Spenser Somers Foundation

Spenser Somers Foundation

The Spencer Somers Foundation (SSF) is a Minnesota-based charitable foundation that raises money for children with cancer and other needy causes. The foundation was established in the memory of Spenser J. Somers.

Spenser Somers' life

Spenser J. Somers was born in Kansas City, Missouri in 1972. In 1984 his family moved to Edina, Minnesota. Spenser, known to his friends as Spense, was active in sports and popular at school. In June 1985 a lump was found in his stomach, which was diagnosed as Primitive Neuroectodermal Tumor (PNET), a rare form of cancer. That July, Spenser's spleen and part of his stomach were removed in the first of many operations. Even after his diagnosis, Somers continued to be active. Despite a deteriorating body and balding hair, he played basketball and baseball in grades 9 and 10 and was vice president of his junior class. He was on the staff and was published in Edina High School's literary magazine, Images on the Wind. He was selected to read his work at the Loft bookstore in Minneapolis. In 1989 Somers was crowned homecoming king at Edina High School. He received a standing ovation from more than 1,000 fellow students at the school's homecoming rally and two more when he gave one of the commencement speeches at his graduation ceremony in June. He was selected "most respected person" by his class. Despite a deteriorating body and balding hair, Somers walked down the halls of his high school with a cheerful face and air of confidence.

Somers was Christian and very spiritual. He was vice president of the Cross View Lutheran Church Youth Group for two terms and a member of the Oasis Senior Youth Group. He did volunteer work with Sister Jean's Mercy Missions Cookie Cart, a bakery in north Minneapolis, and went to Kentucky to help poor families rebuild their homes. His courage was inspiring to the Edina community and his battle gained regional attention. In a 1989 interview in the Star Tribune, Somers said about his personal struggle:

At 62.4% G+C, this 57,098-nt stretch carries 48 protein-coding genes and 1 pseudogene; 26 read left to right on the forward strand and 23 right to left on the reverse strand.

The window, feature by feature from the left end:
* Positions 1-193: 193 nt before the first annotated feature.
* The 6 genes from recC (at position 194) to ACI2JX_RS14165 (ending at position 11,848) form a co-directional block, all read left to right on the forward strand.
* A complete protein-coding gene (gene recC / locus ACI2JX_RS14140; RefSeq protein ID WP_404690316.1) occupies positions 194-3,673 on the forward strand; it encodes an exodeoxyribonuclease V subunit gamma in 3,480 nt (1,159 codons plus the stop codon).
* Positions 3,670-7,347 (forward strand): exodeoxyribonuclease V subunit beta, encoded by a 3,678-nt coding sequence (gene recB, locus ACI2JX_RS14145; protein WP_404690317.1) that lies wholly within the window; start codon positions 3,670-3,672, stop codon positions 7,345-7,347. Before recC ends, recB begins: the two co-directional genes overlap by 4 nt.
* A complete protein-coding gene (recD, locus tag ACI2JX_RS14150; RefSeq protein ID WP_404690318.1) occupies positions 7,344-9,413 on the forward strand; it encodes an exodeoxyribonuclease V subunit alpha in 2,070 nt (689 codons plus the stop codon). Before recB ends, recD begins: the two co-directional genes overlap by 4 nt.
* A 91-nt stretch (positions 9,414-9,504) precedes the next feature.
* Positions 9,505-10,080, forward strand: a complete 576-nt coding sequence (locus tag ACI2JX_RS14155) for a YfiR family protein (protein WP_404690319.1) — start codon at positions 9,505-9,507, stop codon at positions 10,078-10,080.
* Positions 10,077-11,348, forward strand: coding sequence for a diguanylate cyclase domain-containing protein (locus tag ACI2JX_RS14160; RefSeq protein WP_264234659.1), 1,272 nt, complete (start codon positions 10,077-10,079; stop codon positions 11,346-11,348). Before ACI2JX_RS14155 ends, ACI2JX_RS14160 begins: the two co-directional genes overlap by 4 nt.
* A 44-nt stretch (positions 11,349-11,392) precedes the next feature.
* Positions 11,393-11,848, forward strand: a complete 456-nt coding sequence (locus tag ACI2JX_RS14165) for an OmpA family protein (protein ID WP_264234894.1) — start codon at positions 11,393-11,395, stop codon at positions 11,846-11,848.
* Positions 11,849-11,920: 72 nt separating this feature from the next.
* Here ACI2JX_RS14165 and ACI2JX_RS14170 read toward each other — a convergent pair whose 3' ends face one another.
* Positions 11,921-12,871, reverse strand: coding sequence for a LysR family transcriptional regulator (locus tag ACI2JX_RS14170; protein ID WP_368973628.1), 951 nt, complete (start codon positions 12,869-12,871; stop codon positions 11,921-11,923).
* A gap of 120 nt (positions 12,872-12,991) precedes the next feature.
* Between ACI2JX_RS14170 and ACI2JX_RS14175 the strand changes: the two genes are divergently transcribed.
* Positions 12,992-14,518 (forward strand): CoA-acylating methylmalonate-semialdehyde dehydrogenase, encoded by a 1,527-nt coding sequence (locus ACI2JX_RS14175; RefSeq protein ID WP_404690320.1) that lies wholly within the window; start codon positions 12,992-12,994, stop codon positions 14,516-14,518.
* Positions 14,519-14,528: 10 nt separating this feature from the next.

I think the cancer has strengthened my character and it might have shaped my life. It's given me a focus on what I am and who I am. I don't think about death. The word doesn't bother me, but it gets in the way of the present. It gets in the way of having a good time with my friends and family.

Somers attended St. John's University in Collegeville for only a week his freshman year of college before his illness forced him to return home. Spenser Somers died November 9 1990 at the age of 18. His death received wide attention in the Twin Cities area, and his funeral was attended by many in the community.

In 1997, Spenser's mother Karen, and his favorite writing teacher, Carolyn Rebholz, posthumously published his journal entries and poetry in a tribute to his life in Eating LIFE cereal with a bigger spoon than most.

Spenser Somers Foundation

On 2000-11-09, exactly ten years after Somers' death, the Spenser Somers Foundation (SSF) was established to support the activities of under-privileged youth and people living with cancer. The chairman of the foundation's board of directors is Chris Davis, who was Somers' next-door-neighbor and best friend.

In order to further its goal, SSF began the Spenser Somers Fund to support expenses not covered by insurance and extracurricular activities for children with cancer and their families.

One of the organization's first projects was to raise funds for Total Victory Christian Center, an outreach church in Minneapolis that provides support for a local church and troubled inner-city youth.

The Spenser Somers Foundation served as umbrella organization for the Phuket Project, which sent volunteers and aid to rebuild areas in southern Thailand devastated by the December 2004 Tsunami. More than 700,000 baht and hundreds of thousands of volunteer hours were spent helping to rebuild homes, schools, businesses, temples and community centers in Phang Nga Province, Khao Lak and Phuket.

To raise funds for these activities, SSF holds an annual Real McCoy Golf Challenge.

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